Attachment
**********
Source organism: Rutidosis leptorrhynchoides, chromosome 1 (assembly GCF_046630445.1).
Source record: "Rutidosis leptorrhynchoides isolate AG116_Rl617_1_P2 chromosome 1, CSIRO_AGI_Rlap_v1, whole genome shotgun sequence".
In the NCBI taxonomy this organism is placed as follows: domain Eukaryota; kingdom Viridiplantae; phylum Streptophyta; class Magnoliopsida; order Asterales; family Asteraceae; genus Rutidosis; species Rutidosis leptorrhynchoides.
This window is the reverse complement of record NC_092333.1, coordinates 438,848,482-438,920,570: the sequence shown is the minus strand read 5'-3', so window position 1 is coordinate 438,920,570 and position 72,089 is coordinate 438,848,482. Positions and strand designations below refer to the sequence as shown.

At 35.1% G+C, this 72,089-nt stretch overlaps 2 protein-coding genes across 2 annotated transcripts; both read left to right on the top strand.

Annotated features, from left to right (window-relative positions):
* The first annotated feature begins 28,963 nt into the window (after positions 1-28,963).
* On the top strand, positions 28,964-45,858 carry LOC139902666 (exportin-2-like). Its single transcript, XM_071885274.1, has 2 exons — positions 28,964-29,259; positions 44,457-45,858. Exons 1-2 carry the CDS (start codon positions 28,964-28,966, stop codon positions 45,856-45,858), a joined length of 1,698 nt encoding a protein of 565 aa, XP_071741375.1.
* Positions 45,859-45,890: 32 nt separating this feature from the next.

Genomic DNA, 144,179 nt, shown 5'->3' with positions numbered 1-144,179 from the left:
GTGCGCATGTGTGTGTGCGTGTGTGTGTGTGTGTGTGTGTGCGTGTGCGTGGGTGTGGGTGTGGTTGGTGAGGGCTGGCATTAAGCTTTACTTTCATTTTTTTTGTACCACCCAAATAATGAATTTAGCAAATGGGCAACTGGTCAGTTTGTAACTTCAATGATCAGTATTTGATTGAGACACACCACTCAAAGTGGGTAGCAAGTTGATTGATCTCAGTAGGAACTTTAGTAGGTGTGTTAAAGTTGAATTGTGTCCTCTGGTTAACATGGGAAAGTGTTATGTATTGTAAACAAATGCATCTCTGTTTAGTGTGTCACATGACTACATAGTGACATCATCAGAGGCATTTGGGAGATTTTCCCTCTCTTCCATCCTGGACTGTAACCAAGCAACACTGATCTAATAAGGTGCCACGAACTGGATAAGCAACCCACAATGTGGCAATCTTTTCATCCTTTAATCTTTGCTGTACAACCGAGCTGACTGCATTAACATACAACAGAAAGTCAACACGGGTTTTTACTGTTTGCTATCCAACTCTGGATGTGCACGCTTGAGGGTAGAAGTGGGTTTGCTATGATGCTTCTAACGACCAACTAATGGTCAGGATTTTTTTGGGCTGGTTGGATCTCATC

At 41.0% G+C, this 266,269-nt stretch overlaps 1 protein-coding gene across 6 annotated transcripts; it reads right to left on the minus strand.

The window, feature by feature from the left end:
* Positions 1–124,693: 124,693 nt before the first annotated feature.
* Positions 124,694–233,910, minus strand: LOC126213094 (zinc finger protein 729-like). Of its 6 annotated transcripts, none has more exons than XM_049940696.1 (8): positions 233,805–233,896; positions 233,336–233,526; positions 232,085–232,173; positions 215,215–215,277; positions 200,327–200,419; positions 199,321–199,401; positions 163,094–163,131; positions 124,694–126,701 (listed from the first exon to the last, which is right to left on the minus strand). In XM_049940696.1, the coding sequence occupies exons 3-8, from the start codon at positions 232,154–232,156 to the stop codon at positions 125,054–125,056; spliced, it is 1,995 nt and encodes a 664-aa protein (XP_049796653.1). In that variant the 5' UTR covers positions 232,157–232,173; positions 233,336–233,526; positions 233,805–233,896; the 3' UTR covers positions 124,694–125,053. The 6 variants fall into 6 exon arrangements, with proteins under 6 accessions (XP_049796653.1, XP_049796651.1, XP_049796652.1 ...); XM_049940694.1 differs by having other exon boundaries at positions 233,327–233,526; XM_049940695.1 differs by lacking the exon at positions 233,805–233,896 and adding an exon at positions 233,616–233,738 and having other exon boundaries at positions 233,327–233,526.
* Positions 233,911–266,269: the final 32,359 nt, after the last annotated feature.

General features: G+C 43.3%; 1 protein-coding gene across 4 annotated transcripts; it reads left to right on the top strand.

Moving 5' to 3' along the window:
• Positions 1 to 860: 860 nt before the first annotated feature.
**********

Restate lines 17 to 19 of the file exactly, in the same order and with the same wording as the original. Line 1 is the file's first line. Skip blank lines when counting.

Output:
General features: G+C 43.3%; 1 protein-coding gene across 4 annotated transcripts; it reads left to right on the top strand.

Moving 5' to 3' along the window:
• Positions 1 to 860: 860 nt before the first annotated feature.